By Nick L’Barrow
Set in a nameless location, led by a nameless protagonist, and taking place during an unknown time in the near future, Gold is a drama/thriller shrouded in ambiguity and filled to the brim with tension.
The Stan Original film was shot in the desolate South Australian desert, doubling as the baron, unidentified wasteland that this film is set. Isolated in this desert is Zac Efron, simply credited as Man One, who after hitching a ride with Man Two (Anthony Hayes, also the films co-writer and director), happens across the largest nugget of gold seen in decades, far too large for the two to simply pull it out of the ground. Deciding that the two men will attempt to excavate and split the gold between them, Man Two sets off to acquire the necessary equipment needed to obtain their newfound treasure, leaving Man One behind to keep watch over the gold.
Opting for a muted, almost colourless pallet, director Anthony Hayes has visually created a truly bleak atmosphere in Gold. While his cinematography is sharp and captures the landscape in an awe-inducing fashion, the blandness of the never-ending desert plain really hammers home the almost post-apocalyptic tone of the film. The only sets on display being a small, shipping container-based town where the film begins, and the wreckage of a small aeroplane that provides shelter for the disheveled Man One only exacerbate the isolation on a physical level. However, Gold’s true core explores the power of greed and how far it can push someone to protect what they put their value in… in this case, the golden nugget.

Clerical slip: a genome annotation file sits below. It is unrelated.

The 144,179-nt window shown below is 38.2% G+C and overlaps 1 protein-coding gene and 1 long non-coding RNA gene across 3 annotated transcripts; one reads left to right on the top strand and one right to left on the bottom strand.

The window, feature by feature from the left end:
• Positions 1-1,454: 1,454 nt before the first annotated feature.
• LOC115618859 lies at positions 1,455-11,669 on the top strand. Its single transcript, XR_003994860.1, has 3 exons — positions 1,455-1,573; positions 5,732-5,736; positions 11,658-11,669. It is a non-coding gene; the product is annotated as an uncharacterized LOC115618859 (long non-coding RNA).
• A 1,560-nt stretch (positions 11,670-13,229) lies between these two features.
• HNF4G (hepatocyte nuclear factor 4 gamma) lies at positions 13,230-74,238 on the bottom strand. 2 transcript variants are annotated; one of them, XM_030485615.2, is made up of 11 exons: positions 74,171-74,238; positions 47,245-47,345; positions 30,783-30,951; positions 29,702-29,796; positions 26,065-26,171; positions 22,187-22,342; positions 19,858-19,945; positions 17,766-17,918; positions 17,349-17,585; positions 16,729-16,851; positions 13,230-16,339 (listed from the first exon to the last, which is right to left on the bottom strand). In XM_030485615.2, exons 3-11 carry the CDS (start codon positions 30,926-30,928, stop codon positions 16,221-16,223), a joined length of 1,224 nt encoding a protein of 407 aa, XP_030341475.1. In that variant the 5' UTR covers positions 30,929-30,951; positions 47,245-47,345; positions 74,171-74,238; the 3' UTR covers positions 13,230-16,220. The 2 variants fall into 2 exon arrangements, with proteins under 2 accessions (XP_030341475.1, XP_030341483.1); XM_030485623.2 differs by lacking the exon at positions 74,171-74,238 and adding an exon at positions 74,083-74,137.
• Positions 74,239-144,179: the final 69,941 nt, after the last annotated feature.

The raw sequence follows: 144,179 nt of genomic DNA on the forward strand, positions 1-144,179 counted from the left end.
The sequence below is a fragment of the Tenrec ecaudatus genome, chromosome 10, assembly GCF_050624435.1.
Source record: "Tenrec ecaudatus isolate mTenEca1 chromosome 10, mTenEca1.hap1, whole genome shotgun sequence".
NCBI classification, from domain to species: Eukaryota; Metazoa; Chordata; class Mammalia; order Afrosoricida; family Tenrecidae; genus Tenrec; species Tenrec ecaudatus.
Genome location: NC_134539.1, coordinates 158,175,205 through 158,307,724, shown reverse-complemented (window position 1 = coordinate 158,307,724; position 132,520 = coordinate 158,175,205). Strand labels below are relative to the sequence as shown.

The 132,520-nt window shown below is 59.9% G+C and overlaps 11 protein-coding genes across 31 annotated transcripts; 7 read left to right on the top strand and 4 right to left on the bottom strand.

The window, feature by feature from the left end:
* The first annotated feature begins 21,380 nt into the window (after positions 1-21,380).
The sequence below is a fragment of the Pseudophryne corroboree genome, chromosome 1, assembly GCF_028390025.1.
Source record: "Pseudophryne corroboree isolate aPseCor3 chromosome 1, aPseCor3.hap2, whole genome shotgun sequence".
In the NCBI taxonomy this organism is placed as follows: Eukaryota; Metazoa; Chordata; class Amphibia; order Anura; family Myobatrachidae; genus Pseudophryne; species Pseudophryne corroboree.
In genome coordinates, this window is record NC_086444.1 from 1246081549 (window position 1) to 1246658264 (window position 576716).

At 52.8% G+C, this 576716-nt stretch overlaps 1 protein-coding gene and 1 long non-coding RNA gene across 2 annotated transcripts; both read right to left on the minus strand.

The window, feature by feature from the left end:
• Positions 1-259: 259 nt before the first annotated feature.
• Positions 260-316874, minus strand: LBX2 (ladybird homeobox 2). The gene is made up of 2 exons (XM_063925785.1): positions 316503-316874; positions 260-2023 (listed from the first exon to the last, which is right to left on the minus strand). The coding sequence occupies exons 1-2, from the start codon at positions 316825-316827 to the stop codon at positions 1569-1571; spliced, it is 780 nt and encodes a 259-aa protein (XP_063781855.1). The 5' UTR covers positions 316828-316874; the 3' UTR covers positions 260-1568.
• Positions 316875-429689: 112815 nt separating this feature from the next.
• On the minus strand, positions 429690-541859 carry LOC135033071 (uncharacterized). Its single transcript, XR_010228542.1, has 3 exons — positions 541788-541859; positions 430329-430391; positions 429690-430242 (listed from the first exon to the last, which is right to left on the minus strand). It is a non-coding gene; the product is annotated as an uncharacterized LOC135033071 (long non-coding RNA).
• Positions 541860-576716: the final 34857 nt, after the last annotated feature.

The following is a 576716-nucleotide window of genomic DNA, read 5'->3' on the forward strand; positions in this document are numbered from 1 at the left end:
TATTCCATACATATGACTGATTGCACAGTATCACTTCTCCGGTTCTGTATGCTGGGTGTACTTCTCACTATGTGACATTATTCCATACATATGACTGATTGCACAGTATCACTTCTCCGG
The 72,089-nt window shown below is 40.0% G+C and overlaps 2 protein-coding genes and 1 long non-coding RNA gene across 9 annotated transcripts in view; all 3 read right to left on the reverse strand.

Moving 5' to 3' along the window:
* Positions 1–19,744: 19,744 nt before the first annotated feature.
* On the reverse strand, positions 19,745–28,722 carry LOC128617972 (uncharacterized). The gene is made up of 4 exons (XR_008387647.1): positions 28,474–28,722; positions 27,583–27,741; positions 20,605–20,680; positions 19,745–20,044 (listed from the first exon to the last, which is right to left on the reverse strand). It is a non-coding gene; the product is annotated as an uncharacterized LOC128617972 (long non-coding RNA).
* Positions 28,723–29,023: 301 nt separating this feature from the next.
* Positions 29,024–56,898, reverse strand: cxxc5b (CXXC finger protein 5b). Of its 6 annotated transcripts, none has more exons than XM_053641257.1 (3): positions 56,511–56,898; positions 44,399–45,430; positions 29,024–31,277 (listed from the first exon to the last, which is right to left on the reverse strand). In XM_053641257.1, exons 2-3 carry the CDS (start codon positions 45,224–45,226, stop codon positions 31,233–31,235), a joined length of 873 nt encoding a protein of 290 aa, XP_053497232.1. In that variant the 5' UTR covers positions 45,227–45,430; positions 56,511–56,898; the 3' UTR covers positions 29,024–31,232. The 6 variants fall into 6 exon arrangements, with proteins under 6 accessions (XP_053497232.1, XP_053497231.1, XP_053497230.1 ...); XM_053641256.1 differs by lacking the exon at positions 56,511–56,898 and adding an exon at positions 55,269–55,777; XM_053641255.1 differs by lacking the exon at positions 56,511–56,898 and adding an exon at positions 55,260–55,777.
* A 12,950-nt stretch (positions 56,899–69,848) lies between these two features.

For the majority of the runtime, the camera focuses solely on Efron’s character. The mystery surrounding Man One only increases as the film goes on. Even when pressed with questions from other characters in the film, Man One chooses minimally worded responses that do not lend much insight into his backstory, carefully choosing what information he releases, showing barely any emotion. However, his quiet demeanor is the foundation for a character arc that starts as stoicism, and slowly unravels into insanity as his situation becomes dire as the days pass by. The priority of protecting the gold constantly under threat by rabid dogs who stalk throughout the night, the uncertainty of whether Man Two will return as he said he would, and the arrival of a lone wondered with pressing questions about Man One’s situation. The ever looming and constant threats create an ample amount of tension throughout, only to be topped with Efron’s convincing portrayal of a mind slowly losing grip and a body struggling to survive the harsh wilderness around it.
Gold’s only hindrance is its pace. The story itself does feel familiar within a ‘dystopian’ genre, and that is not a bad thing because it still manages to feel tense in many moments, however the over-arching story and predictable scenarios have a generic feel to them that at times, along with it’s bleak atmosphere and tone, can feel like it’s dragging along, even at 95 minutes long.
Overall, Gold succeeds in allowing Zac Efron to showcase a side of his acting that audiences haven’t seen before, which adds a fresh, exciting feeling to a film where it’s predictability and bleak tone do hinder its overall enjoyment factor.
Gold is available to stream in Australia on Stan, January 26.
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